SAN ANTONIO -

Some Southwest Side neighbors say speed bumps are to blame for punctured tires and frustrated drivers.

Ted Gleason has been a homeowner in Hidden Cove for 26 years.

While he doesn't care for the speed bumps on Five Palms Road, he said they are necessary.

"In the past, there's been many, many accidents here. Vehicles themselves, mainly mailboxes getting run down," said Gleason.

His primary complaint is that one or more of the rubber cushions is in constant need of repair.

"The bolts come up and then once the bolts lift up, they're sticking out, then they all loosen up and there are rubber things all over the street," Gleason said.

"I don't know why they put these giant screws (in)," said driver Julius Alcaraz. "They pop out and they punch the tires."

Gleason said he has reported the problem to the city numerous times and claims they are responsive, but within a few weeks, the problem pops up again.

He's hoping for a permanent solution.

The city's Public Works Department believes the problem is literally where the rubber meets the road.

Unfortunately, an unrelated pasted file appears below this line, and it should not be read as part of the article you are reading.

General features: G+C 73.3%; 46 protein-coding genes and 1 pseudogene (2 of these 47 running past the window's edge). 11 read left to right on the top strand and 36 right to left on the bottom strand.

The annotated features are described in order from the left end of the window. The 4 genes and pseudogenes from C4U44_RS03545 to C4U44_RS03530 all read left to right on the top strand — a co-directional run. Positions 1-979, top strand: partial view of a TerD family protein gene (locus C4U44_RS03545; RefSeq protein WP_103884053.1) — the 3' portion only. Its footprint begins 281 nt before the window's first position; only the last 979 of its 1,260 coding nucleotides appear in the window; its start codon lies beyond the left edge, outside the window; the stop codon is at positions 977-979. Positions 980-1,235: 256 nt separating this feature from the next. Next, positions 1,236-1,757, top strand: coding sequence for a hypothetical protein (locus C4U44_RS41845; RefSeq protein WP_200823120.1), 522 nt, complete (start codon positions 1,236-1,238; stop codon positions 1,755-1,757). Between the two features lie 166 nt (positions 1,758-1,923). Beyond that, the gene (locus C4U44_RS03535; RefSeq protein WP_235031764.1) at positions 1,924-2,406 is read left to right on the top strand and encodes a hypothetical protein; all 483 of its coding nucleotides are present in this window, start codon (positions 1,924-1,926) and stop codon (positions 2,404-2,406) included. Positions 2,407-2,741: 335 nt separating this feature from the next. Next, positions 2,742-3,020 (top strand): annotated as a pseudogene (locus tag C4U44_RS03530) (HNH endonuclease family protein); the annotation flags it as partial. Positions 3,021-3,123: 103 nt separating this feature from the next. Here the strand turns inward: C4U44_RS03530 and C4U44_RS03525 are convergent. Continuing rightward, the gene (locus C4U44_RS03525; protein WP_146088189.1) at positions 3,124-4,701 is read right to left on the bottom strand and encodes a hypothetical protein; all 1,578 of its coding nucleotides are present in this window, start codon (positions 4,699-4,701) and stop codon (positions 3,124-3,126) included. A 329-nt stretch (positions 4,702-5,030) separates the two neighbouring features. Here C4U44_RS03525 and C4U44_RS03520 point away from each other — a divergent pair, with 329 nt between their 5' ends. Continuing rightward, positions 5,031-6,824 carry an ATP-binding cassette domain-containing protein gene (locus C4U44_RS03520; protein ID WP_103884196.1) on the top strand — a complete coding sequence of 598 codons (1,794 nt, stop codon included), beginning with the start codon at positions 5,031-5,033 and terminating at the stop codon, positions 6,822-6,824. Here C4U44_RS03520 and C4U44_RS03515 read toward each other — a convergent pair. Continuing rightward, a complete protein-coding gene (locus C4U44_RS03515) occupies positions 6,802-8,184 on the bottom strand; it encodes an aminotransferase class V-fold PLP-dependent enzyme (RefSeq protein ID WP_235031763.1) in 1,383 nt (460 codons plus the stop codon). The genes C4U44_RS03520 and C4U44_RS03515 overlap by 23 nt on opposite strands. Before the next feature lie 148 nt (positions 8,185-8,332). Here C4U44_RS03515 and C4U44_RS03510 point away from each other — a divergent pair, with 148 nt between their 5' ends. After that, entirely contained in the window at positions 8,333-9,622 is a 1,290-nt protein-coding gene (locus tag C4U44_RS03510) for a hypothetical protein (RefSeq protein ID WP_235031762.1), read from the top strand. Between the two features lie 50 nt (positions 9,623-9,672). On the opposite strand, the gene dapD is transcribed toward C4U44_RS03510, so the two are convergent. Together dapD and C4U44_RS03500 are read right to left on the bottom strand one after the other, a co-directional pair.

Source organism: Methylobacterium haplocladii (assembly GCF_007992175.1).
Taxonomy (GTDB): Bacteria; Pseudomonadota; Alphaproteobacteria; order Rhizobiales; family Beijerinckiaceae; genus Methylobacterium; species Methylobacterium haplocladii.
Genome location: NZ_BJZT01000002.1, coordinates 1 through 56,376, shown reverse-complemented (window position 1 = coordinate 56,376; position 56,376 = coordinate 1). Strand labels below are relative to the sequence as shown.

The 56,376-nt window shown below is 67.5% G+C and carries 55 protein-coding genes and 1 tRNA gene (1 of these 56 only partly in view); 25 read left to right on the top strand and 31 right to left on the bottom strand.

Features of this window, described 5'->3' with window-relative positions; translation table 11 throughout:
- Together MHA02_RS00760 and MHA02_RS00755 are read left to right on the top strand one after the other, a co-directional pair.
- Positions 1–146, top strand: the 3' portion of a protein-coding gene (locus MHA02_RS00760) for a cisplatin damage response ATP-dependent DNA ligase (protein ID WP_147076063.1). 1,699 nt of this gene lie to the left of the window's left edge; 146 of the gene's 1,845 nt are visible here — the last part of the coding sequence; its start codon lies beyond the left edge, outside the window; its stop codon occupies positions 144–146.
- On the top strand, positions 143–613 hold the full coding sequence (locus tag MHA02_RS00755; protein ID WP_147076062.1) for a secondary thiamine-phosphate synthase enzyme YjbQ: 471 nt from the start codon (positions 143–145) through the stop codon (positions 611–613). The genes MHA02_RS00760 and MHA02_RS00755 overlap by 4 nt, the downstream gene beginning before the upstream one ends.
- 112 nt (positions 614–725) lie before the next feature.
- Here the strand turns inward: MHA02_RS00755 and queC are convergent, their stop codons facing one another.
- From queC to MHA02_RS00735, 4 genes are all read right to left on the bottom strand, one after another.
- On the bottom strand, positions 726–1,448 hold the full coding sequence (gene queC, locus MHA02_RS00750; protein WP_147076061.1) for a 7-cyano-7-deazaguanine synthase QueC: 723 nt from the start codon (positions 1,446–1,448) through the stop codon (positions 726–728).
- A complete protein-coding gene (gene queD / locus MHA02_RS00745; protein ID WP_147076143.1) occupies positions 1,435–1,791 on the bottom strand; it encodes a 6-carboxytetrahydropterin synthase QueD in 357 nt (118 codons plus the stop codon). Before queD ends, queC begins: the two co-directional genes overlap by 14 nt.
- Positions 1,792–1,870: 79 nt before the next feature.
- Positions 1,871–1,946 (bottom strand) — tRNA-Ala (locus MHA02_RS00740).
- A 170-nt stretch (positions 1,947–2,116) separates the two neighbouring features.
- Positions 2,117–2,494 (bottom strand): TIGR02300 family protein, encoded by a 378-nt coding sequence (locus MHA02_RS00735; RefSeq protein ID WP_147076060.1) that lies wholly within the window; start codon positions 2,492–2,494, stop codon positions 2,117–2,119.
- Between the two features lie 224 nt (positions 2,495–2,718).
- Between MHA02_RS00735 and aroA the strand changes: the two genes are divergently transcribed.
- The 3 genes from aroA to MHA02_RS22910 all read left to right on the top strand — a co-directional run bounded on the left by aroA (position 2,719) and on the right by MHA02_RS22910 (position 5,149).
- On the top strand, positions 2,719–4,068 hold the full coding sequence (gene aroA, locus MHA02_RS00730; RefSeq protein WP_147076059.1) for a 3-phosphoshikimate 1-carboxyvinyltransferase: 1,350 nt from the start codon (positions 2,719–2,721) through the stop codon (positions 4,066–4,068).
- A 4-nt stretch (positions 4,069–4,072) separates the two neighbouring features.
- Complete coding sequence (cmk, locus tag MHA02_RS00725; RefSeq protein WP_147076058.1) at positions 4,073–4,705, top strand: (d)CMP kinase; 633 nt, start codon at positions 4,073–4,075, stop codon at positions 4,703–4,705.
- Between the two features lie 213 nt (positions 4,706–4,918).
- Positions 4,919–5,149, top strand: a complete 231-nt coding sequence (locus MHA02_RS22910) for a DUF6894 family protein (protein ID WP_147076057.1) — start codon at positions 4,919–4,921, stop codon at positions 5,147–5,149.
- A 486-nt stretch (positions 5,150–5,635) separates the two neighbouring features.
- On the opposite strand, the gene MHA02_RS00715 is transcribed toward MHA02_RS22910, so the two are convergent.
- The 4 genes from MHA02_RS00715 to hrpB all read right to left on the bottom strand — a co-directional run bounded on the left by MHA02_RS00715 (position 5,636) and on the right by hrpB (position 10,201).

"We're going to remove those speed hump cushions that are rubber and place concrete the width of the street and trying to adhere the speed humps to the actual concrete," said City Public Works spokeswoman April Alcoser.

This is one of two alternative solutions the city is looking at for the highly traveled road.

The other is going back to an all-asphalt speed hump.

"Instead of doing the full width of the street, we're going to mimic the width of the space distance that we're using for the rubber cushions, but we're using asphalt material," Alcoser said.

The city is expected to begin work on these two pilot projects within the next couple weeks.

For a list of recent stories April Molina has done, click here.